It’s hard for people to understand the kinds of relationships that we build on bicycles. Let me try to explain.
This story really began with a belt tied into noose and looped around a light socket, dangling from a ceiling in a cheap motel room in Mexico. One friend found the other friend before it was too late. The affair put something of a damper on what had started out as fun three-day bicycle tour south of the border.
They took the guy who was almost on the clinched end of the belt back home to Texas. He promptly went to bed, and refused to get up. After two days of lying there, deep in the black place, there was a knock at the door. He never moved, except to open his eyes and stare blankly at the ceiling.
The ham-fist rapped again, then jiggled at the doorknob, which was locked. The hand hesitated, then twisted hard, stupid hard. The lock snapped and the door opened. He walked in from the brilliant sunshine to the gloom of despair.
“Hey, pal,” he said.
He pulled a chair up next to the bed and sat there, unmoving, for a full hour.
“What do you want?” asked the muted, angry voice.
“I want you to get your ass out of bed and make yourself something to eat.”
“I’m not hungry.”
“I didn’t ask if you were hungry.”
The next silence lasted almost two hours. The big guy never budged from his chair. The sick man pushed back the covers and went to the bathroom. When he came back, the big guy said to him, again, “Go make yourself something to eat. Just a bowl of cereal. Then I’ll leave you alone.”
The slim man went into the kitchen while the big main waited in the bedroom. When he had finished the cereal, the slim man came back in and crawled under the covers. “Now go away, please.”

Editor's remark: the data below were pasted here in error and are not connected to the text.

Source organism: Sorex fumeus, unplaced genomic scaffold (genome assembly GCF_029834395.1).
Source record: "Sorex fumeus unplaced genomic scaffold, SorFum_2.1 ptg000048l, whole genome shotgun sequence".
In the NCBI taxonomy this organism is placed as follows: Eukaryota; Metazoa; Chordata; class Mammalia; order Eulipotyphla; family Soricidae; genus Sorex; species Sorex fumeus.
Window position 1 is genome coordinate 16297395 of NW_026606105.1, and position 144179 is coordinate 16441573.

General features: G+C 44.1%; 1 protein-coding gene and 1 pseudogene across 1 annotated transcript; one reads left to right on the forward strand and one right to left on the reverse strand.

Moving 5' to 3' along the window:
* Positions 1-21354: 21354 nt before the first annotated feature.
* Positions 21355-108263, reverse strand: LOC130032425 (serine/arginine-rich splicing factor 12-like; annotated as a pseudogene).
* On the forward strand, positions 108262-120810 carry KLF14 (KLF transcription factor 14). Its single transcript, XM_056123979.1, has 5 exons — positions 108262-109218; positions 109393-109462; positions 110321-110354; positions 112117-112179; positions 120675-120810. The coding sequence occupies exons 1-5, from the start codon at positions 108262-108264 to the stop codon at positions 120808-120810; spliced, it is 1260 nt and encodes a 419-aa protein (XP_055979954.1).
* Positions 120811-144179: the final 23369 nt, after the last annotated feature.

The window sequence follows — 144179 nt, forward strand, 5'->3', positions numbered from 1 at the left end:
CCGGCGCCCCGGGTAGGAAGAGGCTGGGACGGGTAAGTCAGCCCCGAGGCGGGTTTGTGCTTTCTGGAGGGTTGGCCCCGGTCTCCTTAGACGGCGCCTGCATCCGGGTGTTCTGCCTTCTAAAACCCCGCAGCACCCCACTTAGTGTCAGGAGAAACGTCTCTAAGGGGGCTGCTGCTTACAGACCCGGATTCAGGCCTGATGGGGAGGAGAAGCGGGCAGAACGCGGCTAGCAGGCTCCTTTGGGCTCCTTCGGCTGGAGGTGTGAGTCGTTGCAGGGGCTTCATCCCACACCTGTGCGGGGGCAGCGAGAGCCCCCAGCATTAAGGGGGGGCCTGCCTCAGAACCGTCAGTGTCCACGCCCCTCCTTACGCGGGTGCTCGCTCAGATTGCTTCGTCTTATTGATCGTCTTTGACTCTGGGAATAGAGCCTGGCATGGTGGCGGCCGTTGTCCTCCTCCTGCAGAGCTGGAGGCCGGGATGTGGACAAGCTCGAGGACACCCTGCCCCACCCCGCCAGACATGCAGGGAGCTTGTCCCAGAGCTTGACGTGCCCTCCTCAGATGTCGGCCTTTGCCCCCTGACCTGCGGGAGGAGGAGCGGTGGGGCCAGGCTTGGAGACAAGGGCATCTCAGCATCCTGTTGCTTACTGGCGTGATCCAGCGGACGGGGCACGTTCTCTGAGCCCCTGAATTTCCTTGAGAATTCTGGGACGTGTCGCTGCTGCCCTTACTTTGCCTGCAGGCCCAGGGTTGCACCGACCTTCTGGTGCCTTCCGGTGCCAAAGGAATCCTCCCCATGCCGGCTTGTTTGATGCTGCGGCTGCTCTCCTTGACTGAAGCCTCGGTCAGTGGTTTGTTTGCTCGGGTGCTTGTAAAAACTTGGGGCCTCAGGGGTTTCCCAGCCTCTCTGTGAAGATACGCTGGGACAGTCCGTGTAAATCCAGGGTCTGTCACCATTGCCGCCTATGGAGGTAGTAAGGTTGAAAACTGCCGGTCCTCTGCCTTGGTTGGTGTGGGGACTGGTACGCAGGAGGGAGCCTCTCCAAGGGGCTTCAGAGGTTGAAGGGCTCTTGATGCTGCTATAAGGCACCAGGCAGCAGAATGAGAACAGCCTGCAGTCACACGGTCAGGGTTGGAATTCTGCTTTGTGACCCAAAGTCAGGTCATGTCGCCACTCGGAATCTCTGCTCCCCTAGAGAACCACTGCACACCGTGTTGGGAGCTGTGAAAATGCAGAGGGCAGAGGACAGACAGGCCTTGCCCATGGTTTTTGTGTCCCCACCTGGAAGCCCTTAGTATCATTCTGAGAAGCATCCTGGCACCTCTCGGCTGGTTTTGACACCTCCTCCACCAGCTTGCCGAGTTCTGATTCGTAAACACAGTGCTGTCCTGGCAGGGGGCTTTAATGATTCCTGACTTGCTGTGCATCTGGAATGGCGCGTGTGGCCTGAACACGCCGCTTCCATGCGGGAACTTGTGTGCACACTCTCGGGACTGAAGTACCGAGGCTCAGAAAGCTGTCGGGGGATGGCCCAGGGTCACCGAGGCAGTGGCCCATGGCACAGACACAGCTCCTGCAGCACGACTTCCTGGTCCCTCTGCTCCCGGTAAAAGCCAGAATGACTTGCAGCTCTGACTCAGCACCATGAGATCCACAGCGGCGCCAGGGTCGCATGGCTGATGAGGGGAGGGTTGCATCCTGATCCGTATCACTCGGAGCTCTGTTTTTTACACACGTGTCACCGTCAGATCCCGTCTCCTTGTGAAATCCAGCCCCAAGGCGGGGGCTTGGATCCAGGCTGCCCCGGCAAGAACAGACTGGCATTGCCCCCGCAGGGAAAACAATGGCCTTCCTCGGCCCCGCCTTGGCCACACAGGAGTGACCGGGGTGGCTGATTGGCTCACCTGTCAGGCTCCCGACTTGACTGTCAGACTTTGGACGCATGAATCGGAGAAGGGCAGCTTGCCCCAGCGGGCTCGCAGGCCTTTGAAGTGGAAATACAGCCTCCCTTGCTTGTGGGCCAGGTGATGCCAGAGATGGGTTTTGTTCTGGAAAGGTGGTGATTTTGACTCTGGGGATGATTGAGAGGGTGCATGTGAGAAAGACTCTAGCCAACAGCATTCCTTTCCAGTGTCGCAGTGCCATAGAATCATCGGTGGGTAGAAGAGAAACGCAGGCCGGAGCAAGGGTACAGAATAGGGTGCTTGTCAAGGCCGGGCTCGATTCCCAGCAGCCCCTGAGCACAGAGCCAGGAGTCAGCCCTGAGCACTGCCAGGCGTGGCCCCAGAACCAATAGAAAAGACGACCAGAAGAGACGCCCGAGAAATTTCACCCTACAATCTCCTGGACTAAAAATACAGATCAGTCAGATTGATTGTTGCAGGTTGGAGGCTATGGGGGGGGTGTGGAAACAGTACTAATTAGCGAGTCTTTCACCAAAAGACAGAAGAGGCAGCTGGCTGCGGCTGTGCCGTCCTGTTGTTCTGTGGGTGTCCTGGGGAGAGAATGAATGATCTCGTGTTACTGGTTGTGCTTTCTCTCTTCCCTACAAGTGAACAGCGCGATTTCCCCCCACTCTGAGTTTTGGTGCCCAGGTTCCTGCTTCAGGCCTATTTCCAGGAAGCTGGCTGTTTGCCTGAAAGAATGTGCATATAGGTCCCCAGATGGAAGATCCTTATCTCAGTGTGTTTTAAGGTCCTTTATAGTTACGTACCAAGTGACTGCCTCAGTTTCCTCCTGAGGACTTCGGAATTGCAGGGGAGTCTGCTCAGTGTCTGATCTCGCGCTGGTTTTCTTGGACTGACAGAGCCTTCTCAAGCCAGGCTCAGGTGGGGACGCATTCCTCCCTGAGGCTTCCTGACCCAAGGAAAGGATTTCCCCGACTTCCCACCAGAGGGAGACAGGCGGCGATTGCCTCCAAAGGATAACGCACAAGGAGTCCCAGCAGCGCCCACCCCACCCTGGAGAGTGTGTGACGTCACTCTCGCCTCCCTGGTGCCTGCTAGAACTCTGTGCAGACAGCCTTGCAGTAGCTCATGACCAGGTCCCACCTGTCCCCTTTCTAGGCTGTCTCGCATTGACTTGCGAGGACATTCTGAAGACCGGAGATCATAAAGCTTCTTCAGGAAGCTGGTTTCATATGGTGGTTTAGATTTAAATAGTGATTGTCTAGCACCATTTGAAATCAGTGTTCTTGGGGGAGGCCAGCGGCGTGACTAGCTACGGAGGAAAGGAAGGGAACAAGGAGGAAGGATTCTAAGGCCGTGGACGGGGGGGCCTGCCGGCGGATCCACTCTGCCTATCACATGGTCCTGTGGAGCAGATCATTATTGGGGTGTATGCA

“Okay,” said the big man. “I’ll see you tomorrow.”
The things that matter
The big man had a wife, kids, and a job that started every day at two and finished at eleven. Every morning at nine o’clock you could find him at the slim man’s house, sometimes on the porch reading a newspaper, sometimes inside watching the TV. He never left his post before noon, and every day before he pedaled off he said the same thing. “I’ll see you tomorrow.”
After three months the slim man would be up and out of bed when the big man got there. After four months he was showering every day and getting dressed. By the sixth month he was back in front of the computer in his study, working.
By the seventh month, the big man stopped coming around. The slim man had been pulled, inch by miserable inch, out of the pit. It’s a pit so deep and black and hopeless that only those who have fallen into it can even begin to understand. It’s a pit from which many never get out.
The big man has deep blue eyes, dark hair, and the warmest handshake you’ll ever get. He could crush your small hand in his bear’s paw, but he holds it gently so that all you feel is the warmth. He carries a lot of the world’s worries on his wide shoulders, uncomplainingly, hidden behind his smile.
Every year the slim man gives thanks, true thanks. The big man doesn’t hear it. He doesn’t need to.